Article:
The Paris Seamstress…
About the Book:
How much will a young Parisian seamstress sacrifice to make her mark in the male-dominated world of 1940s New York fashion? From the bestselling author of A KISS FROM MR FITZGERALD and HER MOTHER’S SECRET.
1940 – Parisian seamstress Estella Bissette is forced to flee France as the Germans advance. She is bound for Manhattan with a few francs, one suitcase, her sewing machine and a dream: to have her own atelier.
2015 – Australian curator Fabienne Bissette journeys to the annual Met Gala for an exhibition of her beloved grandmother’s work – one of the world’s leading designers of ready-to-wear clothing. But as Fabienne learns more about her grandmother’s past, she uncovers a story of tragedy, heartbreak and secrets – and the sacrifices made for love.
Crossing generations, society’s boundaries and international turmoil, THE PARIS SEAMSTRESS is the beguiling, transporting story of the special relationship between a grandmother and her granddaughter as they attempt to heal the heartache of the past.
The Paris Seamstress is my favourite novel from Natasha Lester so far. I loved it, was completely captivated from start to finish, barely even registering the pages that were flying by. There’s a total immersion aspect to this novel that is all too rare. Natasha doesn’t just write about her chosen topic and set it in an arbitrary place; she plunges you into that world, visiting the places and experiencing as much of the life she’s writing about as possible, securing a level of authenticity only second to experiencing it yourself. You only need to follow Natasha on social media to appreciate the dedication she applies to this world building. While I was reading The Paris Seamstress this week, Natasha was posting research highlights from the novel, complete with photos and background information. It’s utterly fantastic and provides the reader with such a rich context to draw from. I really love that sharing of information between the author and reader that’s made possible through social media.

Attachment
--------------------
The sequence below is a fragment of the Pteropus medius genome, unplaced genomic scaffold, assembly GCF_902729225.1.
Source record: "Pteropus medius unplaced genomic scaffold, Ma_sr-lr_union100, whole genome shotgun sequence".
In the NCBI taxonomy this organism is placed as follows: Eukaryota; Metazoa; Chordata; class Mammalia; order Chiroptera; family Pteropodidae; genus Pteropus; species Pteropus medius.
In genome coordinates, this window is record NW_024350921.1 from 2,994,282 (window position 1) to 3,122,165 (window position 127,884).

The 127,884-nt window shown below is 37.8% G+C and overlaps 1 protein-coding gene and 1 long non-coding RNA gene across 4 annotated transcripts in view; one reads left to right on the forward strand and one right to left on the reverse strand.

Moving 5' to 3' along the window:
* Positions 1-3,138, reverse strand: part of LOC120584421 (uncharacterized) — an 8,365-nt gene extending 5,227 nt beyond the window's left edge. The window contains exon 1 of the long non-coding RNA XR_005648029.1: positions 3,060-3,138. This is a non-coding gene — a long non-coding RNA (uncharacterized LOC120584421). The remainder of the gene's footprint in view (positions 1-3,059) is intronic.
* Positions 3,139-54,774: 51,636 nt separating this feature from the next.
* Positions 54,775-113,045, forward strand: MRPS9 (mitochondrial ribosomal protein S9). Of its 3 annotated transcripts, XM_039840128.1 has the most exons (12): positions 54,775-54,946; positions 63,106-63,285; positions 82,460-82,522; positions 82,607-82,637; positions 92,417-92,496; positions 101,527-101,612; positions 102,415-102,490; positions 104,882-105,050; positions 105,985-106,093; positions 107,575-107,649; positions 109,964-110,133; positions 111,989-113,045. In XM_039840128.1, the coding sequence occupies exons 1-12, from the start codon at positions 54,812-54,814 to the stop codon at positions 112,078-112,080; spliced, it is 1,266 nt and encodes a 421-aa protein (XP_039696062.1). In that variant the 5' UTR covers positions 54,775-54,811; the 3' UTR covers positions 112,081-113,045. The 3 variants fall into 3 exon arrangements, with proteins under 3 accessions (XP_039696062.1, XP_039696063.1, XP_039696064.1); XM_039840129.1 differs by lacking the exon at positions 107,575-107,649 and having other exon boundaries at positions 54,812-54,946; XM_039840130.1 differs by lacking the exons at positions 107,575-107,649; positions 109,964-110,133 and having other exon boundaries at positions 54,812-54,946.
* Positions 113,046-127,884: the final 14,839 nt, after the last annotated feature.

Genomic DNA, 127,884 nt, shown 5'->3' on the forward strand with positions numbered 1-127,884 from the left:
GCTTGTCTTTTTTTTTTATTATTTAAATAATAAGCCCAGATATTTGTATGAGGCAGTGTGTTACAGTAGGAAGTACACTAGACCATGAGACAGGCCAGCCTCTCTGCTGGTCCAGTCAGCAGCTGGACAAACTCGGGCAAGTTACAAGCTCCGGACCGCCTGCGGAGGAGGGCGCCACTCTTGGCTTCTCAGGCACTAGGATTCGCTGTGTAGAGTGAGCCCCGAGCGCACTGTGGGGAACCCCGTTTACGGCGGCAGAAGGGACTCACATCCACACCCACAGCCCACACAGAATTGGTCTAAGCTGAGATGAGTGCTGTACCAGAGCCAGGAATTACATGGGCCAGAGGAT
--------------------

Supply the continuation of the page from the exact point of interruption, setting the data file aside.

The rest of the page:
I will happily admit up front that I love fashion. My grandmother was a dressmaker, professionally in Europe before she married and then just piece work after that. She made the most amazing outfits, for herself as well as us, and also made a lot of bulk items for markets. Her sewing room was located in what most families use as a rumpus room nowadays, quite large, but she needed it to be to accommodate the huge table, multiple sewing machines, dressmaker dummies, and shelves upon shelves of patterns and fabrics and tools and threads—the list goes on. I learnt to sew from her and while I didn’t mind it, I preferred drawing designs and playing around with the fabric, leaving the actual sewing to Grandma, who was a natural and far better at it. I don’t sew at all now, barely even mend, and all of my clothes are off the rack. But the love is still there and I remember the feel of fabric, taut beneath your scissors, that crisp sound as you cut out the pieces ready for a new outfit. I think I might have liked Sam’s career, as a cutter, to be honest. I never had as much as enthusiasm for working on the project once the cutting was done. All of this of course would have greatly enhanced my enjoyment of The Paris Seamstress, but even so, I think this is a novel that anyone can enjoy, special interest in fashion or not. There’s so much in this novel to love and draw from, so much to weep over and celebrate; enjoying fashion is just a bonus.